By Phil Lynch
The kiwi dollar once again opens on the back foot, striking its lowest point since February 2016. For the first time in a long time, it appears the stars have aligned for exporters – here’s a quick run through of key themes dragging the kiwi dollar lower:
It is hard to find a ray of hope for the kiwi amidst the gloom, and big banks are adjusting their forecasts accordingly – with ANZ now picking an 0.61 cent NZD/USD exchange rate for 2019.
There is little in the way of local data to spur on the kiwi this week. The most significant item on the regular agenda is Electronic Card Sales – out tomorrow at 10:45 AM. Usually this data release does not gain a lot of market attention, but this result might help to reinforce or bust recent confidence readings.
There has been more great news for the US economy, with Friday night’s US Non-farm Payrolls numbers showing immense strength. There were 210k new jobs created in August, with the Unemployment Rate staying low at 3.9%, and Average Earnings rising by 2.9% – beating the market’s expectations of a 2.7% rise.
The strength in the US economy will inevitably start to feed inflation, which makes this Friday morning’s US CPI numbers a good one to watch out for. Rising inflation and low unemployment will continue to feed the Fed’s rate tightening cycle. Markets have almost fully priced in another 1% of rate hikes from the US Federal Reserve by this time next year. Current pricing shows a 96% chance of a hike when the Fed meet in two and a half weeks.
Markets still seem to ignore the elephant in the room, and that is the level of US debt – with the latest reading coming in at USD $14,979,579,832,500.
Emerging markets have taken a hammering, and the kiwi is getting caught in the crossfire. Much of the fall in emerging markets is thanks to trade concerns – with a slowdown in China becoming a key component.
As recently as Friday, President Trump warned he was ready to slap tariffs on virtually all Chinese imports into the United States, threatening another USD 267 billion on top of the USD 200 billion primed for levies in coming days.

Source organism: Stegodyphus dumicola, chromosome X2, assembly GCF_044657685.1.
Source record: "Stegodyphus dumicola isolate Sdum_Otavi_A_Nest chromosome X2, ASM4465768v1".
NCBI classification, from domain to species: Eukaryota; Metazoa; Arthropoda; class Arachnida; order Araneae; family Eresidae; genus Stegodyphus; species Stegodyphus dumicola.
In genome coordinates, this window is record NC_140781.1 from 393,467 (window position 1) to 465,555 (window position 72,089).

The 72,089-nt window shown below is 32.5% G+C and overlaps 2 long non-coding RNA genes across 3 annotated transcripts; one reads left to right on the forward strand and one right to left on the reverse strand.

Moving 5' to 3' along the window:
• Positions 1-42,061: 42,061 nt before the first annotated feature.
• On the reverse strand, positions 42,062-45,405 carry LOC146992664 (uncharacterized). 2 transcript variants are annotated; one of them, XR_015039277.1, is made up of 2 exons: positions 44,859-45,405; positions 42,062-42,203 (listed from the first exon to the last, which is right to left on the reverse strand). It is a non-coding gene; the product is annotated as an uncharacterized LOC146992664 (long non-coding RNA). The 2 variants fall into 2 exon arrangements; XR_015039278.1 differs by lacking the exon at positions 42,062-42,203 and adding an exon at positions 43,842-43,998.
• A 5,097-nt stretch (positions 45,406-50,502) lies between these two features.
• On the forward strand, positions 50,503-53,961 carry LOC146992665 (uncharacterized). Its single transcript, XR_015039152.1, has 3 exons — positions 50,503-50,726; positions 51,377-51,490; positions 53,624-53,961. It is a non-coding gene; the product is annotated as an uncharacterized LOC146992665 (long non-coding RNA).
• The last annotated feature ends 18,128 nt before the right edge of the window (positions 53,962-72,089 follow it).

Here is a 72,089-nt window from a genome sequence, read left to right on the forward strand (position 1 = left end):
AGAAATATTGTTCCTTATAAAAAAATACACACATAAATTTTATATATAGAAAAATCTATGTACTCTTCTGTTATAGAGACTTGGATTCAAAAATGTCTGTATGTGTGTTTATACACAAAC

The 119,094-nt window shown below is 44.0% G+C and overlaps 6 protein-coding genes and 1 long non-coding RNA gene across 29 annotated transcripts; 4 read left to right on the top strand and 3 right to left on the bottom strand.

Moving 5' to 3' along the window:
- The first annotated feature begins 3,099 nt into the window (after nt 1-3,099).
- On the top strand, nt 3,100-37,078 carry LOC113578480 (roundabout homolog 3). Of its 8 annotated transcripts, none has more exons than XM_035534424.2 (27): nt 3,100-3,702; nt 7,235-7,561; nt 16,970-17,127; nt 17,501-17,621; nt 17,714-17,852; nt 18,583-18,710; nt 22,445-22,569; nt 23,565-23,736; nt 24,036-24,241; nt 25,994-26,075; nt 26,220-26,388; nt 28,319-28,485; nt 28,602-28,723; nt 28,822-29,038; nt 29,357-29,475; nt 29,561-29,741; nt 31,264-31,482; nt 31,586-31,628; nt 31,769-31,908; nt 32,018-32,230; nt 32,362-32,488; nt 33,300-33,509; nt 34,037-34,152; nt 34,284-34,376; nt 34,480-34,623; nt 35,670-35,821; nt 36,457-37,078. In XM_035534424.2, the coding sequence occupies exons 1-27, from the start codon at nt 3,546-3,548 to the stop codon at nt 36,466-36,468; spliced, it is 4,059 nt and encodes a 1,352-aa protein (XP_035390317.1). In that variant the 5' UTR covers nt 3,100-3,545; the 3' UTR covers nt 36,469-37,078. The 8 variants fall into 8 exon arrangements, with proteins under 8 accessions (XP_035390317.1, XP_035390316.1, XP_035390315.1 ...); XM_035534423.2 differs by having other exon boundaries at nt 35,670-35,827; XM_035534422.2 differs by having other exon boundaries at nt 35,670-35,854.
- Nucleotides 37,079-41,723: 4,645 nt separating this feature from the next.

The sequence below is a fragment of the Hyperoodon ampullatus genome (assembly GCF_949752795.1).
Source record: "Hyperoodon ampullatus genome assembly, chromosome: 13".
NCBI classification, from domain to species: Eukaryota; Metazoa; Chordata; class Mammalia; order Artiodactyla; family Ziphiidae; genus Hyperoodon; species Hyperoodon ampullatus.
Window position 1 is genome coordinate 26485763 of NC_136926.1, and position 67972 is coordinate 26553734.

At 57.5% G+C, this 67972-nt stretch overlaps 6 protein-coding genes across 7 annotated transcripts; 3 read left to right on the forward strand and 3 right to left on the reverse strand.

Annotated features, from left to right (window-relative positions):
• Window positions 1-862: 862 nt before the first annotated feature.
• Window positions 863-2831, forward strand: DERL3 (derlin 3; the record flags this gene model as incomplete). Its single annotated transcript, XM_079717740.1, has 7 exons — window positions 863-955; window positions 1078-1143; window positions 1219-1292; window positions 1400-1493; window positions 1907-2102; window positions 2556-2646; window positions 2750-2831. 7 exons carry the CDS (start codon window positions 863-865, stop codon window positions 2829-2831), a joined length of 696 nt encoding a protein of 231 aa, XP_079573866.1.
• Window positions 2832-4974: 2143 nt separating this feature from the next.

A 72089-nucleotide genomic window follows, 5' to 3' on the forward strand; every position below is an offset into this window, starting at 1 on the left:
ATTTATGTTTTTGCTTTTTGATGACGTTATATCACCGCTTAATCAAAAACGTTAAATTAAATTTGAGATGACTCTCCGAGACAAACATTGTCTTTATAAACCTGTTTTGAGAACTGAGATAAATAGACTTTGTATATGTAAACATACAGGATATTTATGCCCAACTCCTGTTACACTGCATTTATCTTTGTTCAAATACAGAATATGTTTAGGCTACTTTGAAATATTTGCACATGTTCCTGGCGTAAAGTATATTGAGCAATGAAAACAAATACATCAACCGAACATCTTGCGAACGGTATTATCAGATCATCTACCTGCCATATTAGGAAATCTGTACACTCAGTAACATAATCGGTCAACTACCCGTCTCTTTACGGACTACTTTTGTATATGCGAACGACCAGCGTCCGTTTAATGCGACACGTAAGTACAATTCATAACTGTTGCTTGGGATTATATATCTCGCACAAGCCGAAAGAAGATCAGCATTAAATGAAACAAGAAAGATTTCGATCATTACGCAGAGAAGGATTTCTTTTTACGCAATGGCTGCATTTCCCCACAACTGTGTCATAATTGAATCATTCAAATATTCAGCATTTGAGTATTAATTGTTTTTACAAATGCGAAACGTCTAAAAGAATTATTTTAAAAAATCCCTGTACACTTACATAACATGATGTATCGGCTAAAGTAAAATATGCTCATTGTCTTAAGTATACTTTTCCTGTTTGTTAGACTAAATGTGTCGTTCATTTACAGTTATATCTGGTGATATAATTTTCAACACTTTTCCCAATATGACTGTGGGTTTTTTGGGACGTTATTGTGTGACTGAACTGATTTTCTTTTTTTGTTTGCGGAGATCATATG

The Australian dollar has become something of a proxy for emerging market confidence, due to its close trade relations with China.
Despite industrial metal prices holding up well, the AUD has shed 12.5% since its January peak, and looks caught in a steep and steady downtrend pattern. When Australian markets sneeze, the kiwi catches the flu – and the New Zealand dollar is not doing well.
The risk averse environment looks set to continue and therefore this week will draw extra attention to Chinese data – and there is plenty to choose from including PPI, CPI, Industrial Output and Retail Sales. Closer to home the key data will be Thursday’s Australian Employment Report.
Of course this week will be about Trump – and what he does with tariffs.
We know that predicting exchange rate movements is a bit like tossing a coin – which should give us 50% chance of a snap-back for the kiwi. Below I outline a few such scenarios that could reinvigorate the NZD.
Firstly – the kiwi is suffering in part due to low Business Confidence. However, this is a leading indicator that critics would say is more reflective of the current government than actual confidence. From my own discussions with business owners, CFOs, and company directors – there is definitely concern – particularly around minimum wage, tax, and other political hot cakes. However, I get a strong sense that businesses are getting on with it – and so far output remains stronger than confidence suggests.
President Trump has mid-term elections to contend with – and is currently facing a lack of confidence from the public. His tough talk on trade with countries like Canada and China are not entirely popular. He may be forced to back off tough talk to regain the support of the US public. Alternatively, if Trump were to lose control at the mid-term elections, it would make for a quieter two years.
There are a number of speculative short bets that have been placed on both the NZD and AUD – bets that our currencies will fall in value against the US dollar. These bets only work if our currencies keep falling – and by nature currency speculators will begin to take profit on these bets. This could trigger an unwinding of these large short positions, with demand for the kiwi soaring.
Today we include the most recent Reuters analysis for the NZD/USD. As you can see, there is in fact a more bullish sentiment among the 40+ professional analysts polled last Wednesday. You might need to click the image to enlarge it. Here are the highlights:
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